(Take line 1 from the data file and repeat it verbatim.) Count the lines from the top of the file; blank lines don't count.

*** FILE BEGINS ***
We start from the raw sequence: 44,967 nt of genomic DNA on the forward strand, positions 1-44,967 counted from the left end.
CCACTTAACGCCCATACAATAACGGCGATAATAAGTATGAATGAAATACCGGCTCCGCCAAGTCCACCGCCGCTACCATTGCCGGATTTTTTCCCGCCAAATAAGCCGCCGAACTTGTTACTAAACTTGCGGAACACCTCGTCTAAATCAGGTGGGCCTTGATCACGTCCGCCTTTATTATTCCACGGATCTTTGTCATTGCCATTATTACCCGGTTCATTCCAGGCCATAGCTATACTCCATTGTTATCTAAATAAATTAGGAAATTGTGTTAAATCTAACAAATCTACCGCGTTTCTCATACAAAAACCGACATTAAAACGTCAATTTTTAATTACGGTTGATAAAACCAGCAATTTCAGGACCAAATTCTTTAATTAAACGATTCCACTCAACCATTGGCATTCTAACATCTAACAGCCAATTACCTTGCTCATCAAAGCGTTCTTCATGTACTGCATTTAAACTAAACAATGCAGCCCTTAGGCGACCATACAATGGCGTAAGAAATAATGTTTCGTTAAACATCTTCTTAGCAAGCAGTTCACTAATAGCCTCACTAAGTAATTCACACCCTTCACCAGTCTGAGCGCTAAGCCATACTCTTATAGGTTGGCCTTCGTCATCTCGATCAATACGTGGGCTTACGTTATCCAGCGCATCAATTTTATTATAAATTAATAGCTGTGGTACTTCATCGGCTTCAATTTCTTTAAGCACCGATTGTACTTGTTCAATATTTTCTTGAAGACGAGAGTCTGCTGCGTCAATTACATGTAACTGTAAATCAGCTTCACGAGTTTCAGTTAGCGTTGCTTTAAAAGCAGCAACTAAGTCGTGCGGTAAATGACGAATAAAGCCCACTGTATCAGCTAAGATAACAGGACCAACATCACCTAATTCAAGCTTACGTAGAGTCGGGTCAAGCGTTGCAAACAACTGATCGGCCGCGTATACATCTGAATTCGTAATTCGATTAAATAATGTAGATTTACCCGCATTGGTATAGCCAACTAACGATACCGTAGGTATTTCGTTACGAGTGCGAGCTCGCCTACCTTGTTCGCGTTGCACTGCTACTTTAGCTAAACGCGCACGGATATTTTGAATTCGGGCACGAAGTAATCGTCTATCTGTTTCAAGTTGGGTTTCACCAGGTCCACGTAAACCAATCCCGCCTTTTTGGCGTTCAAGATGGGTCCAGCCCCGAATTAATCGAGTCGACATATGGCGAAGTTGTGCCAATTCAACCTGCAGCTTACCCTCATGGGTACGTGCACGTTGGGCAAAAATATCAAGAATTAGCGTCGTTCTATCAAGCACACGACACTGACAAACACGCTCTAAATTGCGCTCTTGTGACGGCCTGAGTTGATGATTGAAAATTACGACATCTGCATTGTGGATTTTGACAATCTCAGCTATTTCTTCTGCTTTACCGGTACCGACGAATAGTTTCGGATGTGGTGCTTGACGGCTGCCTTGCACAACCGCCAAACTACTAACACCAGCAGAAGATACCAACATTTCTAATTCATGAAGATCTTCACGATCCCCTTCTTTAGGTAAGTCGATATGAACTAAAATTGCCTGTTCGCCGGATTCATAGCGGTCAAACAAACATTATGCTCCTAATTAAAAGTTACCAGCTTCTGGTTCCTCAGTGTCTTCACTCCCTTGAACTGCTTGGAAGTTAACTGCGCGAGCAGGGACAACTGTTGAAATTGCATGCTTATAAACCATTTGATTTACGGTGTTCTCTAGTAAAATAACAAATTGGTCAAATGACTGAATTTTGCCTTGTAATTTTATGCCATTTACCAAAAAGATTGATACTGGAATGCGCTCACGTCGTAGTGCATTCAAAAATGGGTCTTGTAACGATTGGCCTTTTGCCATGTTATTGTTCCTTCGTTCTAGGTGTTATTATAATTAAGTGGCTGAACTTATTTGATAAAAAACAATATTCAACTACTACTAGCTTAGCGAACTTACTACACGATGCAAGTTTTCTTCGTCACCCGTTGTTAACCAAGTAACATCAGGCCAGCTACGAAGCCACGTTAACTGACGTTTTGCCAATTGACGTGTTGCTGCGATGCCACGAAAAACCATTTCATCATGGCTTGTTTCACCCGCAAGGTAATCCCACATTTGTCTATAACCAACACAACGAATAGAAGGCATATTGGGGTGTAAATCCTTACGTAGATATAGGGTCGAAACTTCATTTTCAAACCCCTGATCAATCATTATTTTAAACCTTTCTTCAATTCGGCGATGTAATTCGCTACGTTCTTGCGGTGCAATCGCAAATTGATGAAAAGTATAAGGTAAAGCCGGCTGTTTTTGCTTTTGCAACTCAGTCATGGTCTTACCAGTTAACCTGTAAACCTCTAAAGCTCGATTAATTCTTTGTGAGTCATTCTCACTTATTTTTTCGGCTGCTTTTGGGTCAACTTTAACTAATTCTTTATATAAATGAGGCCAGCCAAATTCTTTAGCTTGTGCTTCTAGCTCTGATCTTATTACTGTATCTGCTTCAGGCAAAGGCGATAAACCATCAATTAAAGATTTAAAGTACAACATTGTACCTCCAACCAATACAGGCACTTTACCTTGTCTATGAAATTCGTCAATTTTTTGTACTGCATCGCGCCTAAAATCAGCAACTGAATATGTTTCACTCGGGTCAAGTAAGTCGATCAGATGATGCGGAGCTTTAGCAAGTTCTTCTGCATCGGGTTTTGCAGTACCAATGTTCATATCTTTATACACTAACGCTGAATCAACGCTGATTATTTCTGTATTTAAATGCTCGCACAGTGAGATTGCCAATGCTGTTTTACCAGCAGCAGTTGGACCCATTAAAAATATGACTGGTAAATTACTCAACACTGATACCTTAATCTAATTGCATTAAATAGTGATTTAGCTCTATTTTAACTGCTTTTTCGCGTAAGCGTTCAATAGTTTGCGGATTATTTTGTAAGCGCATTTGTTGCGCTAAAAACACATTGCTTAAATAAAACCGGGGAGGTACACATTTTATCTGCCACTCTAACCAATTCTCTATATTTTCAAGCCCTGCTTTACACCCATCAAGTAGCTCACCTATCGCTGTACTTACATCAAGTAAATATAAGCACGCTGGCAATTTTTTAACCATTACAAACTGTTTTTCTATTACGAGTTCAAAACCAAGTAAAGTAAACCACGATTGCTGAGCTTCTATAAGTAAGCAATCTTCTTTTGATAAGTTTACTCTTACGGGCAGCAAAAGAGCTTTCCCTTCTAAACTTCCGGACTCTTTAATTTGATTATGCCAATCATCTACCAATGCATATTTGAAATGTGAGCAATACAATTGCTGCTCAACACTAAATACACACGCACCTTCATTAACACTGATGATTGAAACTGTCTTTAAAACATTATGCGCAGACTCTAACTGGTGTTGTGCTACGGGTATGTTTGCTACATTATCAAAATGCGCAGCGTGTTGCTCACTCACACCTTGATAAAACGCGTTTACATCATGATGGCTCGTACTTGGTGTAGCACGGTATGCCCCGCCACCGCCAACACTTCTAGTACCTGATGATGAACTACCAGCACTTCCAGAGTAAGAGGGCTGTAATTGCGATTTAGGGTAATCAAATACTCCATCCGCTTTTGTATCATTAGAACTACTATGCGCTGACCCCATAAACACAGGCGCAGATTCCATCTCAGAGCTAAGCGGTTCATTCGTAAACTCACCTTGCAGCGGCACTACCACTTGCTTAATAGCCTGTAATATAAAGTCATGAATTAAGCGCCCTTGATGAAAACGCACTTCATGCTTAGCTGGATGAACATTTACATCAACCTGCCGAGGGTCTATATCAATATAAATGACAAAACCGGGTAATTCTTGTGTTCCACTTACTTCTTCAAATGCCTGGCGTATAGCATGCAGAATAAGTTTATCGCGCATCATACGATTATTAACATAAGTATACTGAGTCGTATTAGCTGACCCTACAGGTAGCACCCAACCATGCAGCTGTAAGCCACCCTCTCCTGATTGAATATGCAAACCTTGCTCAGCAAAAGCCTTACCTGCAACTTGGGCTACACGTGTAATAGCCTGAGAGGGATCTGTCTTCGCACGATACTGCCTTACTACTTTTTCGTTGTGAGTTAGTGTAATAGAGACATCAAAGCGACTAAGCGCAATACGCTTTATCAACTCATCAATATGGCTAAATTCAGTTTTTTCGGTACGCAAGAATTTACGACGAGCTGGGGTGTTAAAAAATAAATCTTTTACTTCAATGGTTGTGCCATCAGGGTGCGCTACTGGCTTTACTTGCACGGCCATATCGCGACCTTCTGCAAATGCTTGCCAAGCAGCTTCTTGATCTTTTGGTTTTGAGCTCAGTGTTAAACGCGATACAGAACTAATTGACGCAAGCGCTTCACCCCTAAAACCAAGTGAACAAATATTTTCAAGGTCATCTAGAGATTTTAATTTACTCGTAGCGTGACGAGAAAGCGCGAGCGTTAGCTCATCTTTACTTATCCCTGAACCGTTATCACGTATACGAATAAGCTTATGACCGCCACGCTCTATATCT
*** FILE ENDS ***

We start from the raw sequence: 44,967 nt of genomic DNA on the forward strand, positions 1-44,967 counted from the left end.